Eye test could help detect signs of Alzheimer's

January 27, 2010

Research published in the journal Cell Death and Disease by University College of London scientists indicates that a simple eye test may, in future, be able to detect Alzheimer's, amongst other diseases.

Research published in the journal Cell Death and Disease by University College of London scientists indicates that a simple eye test may, in future, be able to detect Alzheimer's, amongst other diseases.

Professor Francesca Coredeiro, lead author from University College London Institute of Ophthalmology told the BBC: "Few people realise that the retina is a direct, albeit thin, extension of the brain.

“It is entirely possible that in the future a visit to a high-street optician to check on your eyesight will also be a check on the state of your brain.”

“I hope that screening for Alzheimer's will be available on the high street within five years.”

In a statement the Alzheimer Society said: “We know as Alzheimer's disease develops, cells in the brain die and the brain shrinks. The study of this disease has been hampered by the difficulty of following the progress directly in the human brain. This research is very exciting as it opens up the possibility of observing individual cells on the human retina using a relatively non-invasive procedure. In the longer term this technique could be used for diagnostic purposes or to help researchers monitor the effects of drugs under development. However, much more research needs to be done before we know if we can get to this stage.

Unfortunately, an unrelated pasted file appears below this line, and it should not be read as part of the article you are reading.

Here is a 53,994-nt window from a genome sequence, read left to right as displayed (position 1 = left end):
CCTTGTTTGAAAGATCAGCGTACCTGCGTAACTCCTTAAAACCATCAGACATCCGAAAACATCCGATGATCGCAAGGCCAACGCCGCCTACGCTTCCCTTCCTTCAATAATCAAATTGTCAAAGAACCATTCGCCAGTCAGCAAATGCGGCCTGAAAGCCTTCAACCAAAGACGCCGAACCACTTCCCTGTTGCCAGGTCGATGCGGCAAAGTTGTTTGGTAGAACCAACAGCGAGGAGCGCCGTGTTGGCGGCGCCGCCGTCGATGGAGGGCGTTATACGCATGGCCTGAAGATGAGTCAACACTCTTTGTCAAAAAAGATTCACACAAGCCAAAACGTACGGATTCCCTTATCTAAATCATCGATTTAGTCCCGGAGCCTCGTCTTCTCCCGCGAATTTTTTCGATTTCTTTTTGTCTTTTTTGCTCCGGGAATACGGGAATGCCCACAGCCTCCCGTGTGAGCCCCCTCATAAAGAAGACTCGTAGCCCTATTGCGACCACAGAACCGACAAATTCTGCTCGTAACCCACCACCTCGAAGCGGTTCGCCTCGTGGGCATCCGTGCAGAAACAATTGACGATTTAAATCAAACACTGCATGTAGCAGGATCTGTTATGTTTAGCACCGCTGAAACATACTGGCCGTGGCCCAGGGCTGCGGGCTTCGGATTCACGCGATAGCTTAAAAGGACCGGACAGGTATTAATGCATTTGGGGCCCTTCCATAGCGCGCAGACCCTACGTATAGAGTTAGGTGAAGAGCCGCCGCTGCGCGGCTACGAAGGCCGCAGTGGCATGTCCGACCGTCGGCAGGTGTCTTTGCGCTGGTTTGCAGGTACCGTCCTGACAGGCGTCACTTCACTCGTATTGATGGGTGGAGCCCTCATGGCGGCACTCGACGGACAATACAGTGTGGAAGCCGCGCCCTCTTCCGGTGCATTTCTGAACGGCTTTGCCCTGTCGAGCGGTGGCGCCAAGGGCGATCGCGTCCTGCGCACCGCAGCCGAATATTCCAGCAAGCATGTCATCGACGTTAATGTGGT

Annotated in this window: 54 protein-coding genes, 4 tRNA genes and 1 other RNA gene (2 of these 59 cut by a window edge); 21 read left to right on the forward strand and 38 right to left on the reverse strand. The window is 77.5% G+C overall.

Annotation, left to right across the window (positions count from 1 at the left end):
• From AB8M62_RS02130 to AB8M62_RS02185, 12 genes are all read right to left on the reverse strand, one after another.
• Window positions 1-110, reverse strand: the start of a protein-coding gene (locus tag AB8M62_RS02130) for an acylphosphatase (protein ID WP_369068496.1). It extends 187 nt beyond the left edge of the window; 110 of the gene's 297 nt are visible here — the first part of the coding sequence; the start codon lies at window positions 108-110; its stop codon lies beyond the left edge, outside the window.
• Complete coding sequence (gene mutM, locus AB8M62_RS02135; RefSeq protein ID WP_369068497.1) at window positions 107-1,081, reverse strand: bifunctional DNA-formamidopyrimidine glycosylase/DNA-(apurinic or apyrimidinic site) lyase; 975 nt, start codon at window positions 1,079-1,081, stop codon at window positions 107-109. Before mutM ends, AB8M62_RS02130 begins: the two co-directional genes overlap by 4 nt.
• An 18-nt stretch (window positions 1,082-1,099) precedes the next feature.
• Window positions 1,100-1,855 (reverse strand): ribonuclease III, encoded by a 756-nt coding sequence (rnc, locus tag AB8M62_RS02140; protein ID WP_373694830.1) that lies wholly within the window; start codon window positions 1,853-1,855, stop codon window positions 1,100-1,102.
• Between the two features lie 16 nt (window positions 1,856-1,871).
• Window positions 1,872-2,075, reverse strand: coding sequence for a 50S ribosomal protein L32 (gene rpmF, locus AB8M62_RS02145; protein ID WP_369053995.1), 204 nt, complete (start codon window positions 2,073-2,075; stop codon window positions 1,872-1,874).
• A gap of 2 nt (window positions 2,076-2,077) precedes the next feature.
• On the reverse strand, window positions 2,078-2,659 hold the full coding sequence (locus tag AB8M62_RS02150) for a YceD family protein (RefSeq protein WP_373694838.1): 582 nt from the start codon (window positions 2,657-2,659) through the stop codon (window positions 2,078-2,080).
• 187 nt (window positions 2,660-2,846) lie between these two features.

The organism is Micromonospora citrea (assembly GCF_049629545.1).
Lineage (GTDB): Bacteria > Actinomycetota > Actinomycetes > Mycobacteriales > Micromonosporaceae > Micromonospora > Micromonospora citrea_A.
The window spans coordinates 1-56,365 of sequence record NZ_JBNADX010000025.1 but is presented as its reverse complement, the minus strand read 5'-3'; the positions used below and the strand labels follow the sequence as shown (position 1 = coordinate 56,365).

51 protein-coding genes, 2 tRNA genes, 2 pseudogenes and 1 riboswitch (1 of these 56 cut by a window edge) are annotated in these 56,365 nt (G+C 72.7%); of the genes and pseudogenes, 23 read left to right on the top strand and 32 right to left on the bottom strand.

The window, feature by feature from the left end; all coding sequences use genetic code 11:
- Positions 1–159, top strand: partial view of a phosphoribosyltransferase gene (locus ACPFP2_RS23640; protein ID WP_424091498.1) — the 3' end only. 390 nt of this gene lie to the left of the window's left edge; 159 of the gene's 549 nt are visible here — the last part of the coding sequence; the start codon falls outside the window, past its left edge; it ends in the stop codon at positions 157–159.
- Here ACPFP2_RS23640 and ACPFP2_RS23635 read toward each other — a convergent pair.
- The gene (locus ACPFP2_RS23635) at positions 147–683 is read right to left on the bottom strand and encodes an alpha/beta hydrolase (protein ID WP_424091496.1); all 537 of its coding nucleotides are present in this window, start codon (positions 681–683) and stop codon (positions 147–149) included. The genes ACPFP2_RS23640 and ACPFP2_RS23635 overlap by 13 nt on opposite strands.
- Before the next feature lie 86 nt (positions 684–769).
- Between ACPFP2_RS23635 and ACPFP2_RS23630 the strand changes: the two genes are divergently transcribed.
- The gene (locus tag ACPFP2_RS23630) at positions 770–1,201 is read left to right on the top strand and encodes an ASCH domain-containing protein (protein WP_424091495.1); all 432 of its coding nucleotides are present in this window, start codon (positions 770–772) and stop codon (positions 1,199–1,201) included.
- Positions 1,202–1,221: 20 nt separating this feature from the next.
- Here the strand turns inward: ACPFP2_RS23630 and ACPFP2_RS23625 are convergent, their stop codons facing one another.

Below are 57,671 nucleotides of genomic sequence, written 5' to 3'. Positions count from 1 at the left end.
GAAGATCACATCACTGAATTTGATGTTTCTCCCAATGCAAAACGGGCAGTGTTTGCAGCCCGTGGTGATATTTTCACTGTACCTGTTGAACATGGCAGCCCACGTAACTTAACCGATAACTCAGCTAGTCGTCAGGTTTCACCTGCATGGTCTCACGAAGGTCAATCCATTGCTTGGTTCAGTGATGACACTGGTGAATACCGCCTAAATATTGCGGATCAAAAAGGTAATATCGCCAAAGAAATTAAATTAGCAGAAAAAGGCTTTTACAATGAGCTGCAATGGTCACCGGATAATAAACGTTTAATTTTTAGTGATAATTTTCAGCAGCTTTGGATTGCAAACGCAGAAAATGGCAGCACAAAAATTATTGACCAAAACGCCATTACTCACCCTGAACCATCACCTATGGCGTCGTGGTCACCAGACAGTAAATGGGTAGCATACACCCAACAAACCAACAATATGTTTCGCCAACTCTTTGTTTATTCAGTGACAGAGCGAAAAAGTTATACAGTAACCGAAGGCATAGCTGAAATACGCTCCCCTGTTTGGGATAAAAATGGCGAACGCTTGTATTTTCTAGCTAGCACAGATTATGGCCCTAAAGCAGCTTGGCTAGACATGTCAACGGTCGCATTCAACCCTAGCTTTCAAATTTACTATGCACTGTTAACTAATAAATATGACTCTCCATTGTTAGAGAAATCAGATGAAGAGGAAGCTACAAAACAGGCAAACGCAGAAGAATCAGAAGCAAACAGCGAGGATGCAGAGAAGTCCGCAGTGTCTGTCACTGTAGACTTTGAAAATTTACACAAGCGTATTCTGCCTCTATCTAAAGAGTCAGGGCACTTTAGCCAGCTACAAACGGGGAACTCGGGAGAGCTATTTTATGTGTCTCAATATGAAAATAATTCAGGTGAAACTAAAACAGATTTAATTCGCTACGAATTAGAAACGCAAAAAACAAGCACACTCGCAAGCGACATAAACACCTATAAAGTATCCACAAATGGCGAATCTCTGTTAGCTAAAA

“A million people will develop dementia in the next 10 years yet research remains drastically underfunded. If we can delay the onset of dementia by five years we can halve the number of people who will die with the disease.”

Related Content:

Articles